- NEVER APOLOGIZE. I understand the impulse to apologize. I really do. But the audience does not want to hear it. Don’t apologize for your slides, your talk, your name, your title, you not being the first author, etc. It’s just a waste of time and makes me pay less attention. This is also true if you’re giving a demo and something goes wrong. Even just mumbling under your breath can be distracting, and you’d be surprised how many people never even notice that you clicked the wrong button, etc.
- Prepare an introduction.You’ve probably prepared your talk, so why haven’t you thought of an opening? I’ve gotten some speaker training, and what the trainers want you to do is write out your opening. You’re not supposed to write the entire talk, just the first few sentences. That helps quite a bit, because you see in writing just how terrible your opening is. But it’s easy to change, and because you’ve written it, you’ll remember. You can also put it on the notes in your presentation (assuming you’re using the presenter view, which you really should).What else to say then instead of “welcome”? How about “Hello!”, “My name is…”, an attention-grabbing quote, the problem you’re hoping to solve or at least discuss, a pithy anecdote, etc. Be sure to quickly move to why are you giving this talk. A strong opening means people will pay attention to you from the start rather than staring into their laptops in the hope that your talk will be over soon.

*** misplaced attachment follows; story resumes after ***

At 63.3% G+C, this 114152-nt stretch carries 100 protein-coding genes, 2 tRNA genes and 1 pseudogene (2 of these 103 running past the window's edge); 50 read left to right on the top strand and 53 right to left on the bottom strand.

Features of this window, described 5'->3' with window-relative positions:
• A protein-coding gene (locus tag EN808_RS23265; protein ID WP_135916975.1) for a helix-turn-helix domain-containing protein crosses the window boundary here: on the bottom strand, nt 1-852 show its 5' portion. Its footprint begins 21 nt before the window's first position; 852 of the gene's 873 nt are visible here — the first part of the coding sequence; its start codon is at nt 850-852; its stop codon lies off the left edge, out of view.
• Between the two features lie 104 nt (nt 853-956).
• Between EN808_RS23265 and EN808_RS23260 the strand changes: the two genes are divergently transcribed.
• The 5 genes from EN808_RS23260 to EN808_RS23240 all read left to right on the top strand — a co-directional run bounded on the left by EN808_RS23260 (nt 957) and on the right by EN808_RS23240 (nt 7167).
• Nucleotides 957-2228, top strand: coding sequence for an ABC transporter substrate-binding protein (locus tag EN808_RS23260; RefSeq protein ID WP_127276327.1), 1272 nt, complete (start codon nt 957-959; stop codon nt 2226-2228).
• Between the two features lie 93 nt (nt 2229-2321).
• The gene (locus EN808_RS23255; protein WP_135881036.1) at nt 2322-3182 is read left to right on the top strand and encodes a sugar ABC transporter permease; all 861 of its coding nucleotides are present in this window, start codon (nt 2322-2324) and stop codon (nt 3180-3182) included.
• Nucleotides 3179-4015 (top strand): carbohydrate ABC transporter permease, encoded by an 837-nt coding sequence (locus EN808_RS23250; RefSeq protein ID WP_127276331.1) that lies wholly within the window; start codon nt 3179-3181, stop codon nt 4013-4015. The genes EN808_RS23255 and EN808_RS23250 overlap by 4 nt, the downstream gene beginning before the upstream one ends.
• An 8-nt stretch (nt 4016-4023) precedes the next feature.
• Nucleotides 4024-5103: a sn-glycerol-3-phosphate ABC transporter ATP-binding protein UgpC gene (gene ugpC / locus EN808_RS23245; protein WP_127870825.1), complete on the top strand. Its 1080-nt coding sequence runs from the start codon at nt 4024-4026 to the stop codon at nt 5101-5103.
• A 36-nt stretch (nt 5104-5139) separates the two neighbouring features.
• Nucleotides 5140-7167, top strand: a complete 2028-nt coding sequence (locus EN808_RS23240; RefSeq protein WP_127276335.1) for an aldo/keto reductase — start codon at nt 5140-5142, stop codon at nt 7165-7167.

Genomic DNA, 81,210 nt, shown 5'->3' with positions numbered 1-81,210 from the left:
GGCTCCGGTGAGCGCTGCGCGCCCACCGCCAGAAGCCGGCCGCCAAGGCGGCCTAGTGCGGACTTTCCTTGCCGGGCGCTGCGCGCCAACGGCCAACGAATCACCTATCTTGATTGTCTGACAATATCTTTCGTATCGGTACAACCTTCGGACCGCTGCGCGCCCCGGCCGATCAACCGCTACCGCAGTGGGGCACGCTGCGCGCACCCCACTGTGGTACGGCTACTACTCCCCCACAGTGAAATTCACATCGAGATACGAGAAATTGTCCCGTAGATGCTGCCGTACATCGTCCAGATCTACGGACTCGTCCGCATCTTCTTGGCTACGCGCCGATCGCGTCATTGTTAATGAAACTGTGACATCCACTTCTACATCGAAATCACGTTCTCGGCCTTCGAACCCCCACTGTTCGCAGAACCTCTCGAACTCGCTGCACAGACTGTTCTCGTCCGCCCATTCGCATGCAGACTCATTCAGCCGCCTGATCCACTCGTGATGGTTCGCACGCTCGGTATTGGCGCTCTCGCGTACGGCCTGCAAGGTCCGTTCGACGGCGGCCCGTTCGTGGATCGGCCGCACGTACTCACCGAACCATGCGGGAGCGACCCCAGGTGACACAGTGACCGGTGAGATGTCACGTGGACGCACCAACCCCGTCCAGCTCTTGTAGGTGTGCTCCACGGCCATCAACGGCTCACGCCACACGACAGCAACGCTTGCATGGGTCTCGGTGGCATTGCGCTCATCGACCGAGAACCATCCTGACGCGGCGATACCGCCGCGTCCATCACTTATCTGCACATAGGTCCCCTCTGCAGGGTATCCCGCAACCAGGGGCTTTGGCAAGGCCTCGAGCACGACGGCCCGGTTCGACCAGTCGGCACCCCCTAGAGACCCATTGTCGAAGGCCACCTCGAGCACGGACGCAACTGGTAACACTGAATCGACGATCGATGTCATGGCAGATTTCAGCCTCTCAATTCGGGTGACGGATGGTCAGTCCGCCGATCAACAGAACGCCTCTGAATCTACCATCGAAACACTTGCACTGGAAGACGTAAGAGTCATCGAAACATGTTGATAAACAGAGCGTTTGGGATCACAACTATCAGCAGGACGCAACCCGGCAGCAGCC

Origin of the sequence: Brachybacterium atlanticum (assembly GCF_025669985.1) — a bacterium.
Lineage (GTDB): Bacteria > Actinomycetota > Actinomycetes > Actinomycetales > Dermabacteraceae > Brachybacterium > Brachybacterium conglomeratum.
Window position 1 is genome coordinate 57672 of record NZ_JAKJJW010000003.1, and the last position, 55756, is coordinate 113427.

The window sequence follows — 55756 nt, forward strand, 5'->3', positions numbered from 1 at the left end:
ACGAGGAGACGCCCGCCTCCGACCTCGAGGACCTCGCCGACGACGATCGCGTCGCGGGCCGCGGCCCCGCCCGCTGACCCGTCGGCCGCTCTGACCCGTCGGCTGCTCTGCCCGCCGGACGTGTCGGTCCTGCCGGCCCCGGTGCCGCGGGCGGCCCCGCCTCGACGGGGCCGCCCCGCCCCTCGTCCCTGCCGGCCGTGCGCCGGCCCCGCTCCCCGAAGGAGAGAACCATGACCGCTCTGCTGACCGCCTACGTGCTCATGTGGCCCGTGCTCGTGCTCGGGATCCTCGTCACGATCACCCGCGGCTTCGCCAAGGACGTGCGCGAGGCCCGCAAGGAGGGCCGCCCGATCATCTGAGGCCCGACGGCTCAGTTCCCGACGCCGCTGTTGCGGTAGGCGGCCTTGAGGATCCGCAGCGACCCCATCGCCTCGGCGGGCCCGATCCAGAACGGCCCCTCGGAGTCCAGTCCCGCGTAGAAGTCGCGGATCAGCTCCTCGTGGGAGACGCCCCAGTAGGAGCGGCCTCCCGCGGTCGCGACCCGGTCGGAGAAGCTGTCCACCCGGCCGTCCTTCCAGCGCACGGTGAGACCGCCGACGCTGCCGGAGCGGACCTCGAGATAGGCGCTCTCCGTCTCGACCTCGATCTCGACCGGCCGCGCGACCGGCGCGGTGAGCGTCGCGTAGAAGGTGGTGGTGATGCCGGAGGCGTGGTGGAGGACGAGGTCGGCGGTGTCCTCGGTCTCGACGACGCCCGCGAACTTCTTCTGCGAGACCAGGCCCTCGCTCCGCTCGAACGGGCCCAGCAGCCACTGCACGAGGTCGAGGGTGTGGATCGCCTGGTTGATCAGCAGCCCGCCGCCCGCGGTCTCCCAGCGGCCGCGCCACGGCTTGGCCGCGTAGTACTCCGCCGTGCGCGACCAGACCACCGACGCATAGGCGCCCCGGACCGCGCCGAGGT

- Don’t speak too softly. Even if you can use a microphone; many people think that just because there’s a microphone somewhere in the vicinity, they can just whisper or mumble and it’ll all magically turn into great sound. It doesn’t. Quite the opposite, in fact: your quiet voice sounds shaky and terrible over the loudspeakers. You have to speak into the microphone and project your voice. Not only will the microphone pick you up much better, you sound much better – much more stable and confident. People will pay attention to a loud, clear voice.
It can help to breathe deep into your body, and speak from deep in your diaphragm. Most of us talk from our throats, even more so when we’re nervous. But our voices get tense and high when we do, and this isn’t good presentation practice. Discipline the source of your speaking voice, making it richer, and lower in tone.